Archive of ‘Current Posts’ category

What’s Your Favorite Flavor?

A few weeks ago, I shared some tips on digitizing circles in Inspirations’ Perfect Embroidery Pro.  You can read how to digitize round circles, not oval by clicking here.  In that post, I showed a couple of tight shots of a work in progress.  Now I can show you the whole project – Stipple! Sprinkles since it’s available now with free shipping.

I had so much fun designing this quilt. It brought back many happy childhood memories. Growing up in a seashore resort, we had many ice cream choices in the summer months.  Our little 5-mile long island in South Jersey was sprinkled with ice cream stores – from the north to the south and the beach to the bay. 

My mom would fill her station wagon with whatever daughters, (there were six of us), cousins and friends were in the house. Of course, this was before, ahem, seat belts! You really could load eight or more small children in a station wagon – we survived.

She would take us to her favorite spot – Titleman’s Ice Cream – and let us order whatever our hearts desired.  To a child, it was a huge treat – the menu board offered so many choices.  And it was fun to read it aloud to the younger siblings who didn’t read yet. I can still see the yellow neon lights of the stand and Mr. Titleman’s gleaming white work pants and t-shirt.  He worked hard – making fresh ice cream every day.

Today, when I scoop ice cream, I think of those summer days. I think of the joy a scoop of ice cream can bring to a child’s face.  I also think of how sharing ice cream makes you feel. There’s something unifying about sitting across a table and enjoying a cold, creamy treat.  It’s different than sharing a meal – the formality melts away – it’s just shear pleasure. And it’s brief – it only lasts a little while.  Whether you are licking a cone or scooping a dish, ice cream brings smiles.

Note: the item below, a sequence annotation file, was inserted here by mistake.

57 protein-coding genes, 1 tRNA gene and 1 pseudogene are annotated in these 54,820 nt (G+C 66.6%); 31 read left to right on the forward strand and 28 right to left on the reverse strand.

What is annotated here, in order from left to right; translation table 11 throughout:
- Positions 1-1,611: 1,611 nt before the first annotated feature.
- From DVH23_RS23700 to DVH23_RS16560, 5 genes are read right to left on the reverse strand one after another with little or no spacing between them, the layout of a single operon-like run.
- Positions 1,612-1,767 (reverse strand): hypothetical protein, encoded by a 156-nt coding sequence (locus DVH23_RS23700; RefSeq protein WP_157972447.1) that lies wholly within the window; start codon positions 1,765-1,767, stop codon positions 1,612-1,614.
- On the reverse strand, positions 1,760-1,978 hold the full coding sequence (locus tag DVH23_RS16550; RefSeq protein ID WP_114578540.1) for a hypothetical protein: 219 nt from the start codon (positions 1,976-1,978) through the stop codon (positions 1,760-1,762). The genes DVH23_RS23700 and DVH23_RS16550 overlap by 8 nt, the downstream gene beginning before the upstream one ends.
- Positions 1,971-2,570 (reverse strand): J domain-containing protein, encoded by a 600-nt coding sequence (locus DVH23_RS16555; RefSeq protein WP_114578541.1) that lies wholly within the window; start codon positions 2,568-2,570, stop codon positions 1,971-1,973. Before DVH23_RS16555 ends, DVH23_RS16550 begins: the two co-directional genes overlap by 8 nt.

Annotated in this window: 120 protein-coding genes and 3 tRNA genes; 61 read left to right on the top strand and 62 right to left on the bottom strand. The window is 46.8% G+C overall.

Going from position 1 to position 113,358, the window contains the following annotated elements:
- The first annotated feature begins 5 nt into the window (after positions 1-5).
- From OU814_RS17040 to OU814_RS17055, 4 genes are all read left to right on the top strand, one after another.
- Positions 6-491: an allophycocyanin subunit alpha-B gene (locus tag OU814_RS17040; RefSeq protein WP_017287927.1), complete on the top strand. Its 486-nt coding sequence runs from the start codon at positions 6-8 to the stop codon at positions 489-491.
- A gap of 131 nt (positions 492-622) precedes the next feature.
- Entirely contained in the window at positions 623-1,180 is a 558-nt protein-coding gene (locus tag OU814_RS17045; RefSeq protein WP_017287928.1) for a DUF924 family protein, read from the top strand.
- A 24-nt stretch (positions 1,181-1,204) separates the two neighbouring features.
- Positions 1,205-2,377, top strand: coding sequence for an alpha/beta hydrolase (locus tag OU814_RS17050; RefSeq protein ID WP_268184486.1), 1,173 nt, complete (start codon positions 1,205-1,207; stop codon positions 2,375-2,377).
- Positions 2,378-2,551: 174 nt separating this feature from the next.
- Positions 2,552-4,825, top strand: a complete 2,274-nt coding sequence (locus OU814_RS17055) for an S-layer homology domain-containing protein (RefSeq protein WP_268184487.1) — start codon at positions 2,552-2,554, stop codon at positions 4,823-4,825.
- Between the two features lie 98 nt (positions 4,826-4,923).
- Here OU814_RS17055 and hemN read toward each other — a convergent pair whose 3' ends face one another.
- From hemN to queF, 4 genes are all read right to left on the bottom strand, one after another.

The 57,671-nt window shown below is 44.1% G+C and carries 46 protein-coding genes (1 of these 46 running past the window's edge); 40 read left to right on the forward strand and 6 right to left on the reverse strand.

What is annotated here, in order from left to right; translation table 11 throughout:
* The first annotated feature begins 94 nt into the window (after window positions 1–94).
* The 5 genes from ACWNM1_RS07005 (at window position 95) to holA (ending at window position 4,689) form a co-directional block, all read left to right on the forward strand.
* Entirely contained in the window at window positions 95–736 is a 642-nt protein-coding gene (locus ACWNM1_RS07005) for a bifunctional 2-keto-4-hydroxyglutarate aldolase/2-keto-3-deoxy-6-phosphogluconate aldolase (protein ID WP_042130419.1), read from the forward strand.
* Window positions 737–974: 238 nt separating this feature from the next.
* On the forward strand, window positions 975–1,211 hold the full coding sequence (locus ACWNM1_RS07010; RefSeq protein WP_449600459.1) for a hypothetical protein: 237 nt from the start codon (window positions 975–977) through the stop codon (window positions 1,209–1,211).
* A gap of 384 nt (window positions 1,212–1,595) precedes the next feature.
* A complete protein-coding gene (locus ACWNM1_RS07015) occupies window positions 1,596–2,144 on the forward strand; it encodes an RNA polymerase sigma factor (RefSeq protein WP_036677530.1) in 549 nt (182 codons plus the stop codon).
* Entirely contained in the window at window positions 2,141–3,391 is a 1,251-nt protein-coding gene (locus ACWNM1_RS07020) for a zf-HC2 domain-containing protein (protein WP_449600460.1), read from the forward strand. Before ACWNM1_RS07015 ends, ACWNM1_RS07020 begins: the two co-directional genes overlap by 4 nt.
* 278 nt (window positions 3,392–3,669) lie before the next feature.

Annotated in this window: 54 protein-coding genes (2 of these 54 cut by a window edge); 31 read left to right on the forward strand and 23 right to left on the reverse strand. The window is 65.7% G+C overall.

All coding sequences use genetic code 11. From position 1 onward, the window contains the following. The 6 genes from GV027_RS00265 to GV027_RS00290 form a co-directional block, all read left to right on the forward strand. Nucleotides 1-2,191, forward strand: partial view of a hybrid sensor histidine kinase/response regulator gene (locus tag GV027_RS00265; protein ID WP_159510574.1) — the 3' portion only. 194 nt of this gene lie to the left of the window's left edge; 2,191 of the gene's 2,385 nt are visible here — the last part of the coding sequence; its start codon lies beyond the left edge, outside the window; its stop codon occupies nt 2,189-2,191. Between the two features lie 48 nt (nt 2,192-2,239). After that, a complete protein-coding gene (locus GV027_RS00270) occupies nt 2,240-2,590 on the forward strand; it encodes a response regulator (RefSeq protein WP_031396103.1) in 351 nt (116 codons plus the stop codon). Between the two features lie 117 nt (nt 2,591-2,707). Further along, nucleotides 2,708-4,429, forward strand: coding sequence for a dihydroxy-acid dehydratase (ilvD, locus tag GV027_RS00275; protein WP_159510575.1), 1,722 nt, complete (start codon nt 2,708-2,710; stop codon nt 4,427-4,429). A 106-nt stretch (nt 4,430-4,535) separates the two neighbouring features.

You can imagine the fun I had while I was digitizing this new collection.  My first thought was to make the quilt on blue fabric.  Blue is always a winner in my book but i was disappointed at the first couple of blocks.

So I switched gears and picked out some yummy fabrics for the appliques and a plain white background.  After surveying my selections, it dawned on me that I should ‘sprinkle’ color on the white background. That’s when the embroidered sprinkles were born! Adding the embroidered sprinkles to the white fabric was the key to success- it let me match my thread to my fabric colors.

Today, I’m more of a chocolate chip fan. How about you, what’s your favorite flavor? Are you a vanilla, strawberry, butter pecan or rocky road fan?  Or maybe you love gelato?  Possibly you like sherbet like I did when I was a child.  Share your favorite flavor and you could win a copy of Stipple Sprinkles!

My Block Piecer Block of the Month: Block 7 – 9 Patch Star Sewing Instructions

My Block Piecer
Block of the Month: Block 7 – Nine-Patch Star
Sewing Instructions

Block 7, Nine Patch Star, is a three-unit block in the My Block Piecer Sampler Block of the Month. As you know, My Block Piecer splits some blocks into smaller units when a patch shares seam allowances with more than one patch. We’ll piece each of the three units in the hoop. Then the units will be removed from the hoop and sewn together on the sewing machine with ¼” seam allowance. In the software instructions for Block 7, we merged the three separate units into one embroidery design and combined the placement guides for each of the three units into the first color of the merged design.

Hoop tear-away stabilizer in a large hoop. Retrieve the merged Nine Patch Star design on the machine. Stitch color 1, the placement guides for all three units.

Place patch 1 fabric, right side up, over patch 1.Stitch color 2, the tackdown. Place patch 2 fabric, right side down, over patch 1, aligning the raw edges. Stitch color 3, the seam of patch 1 and 2.

Flip the patch open and finger press the seam. Stitch color 4, the tackdown.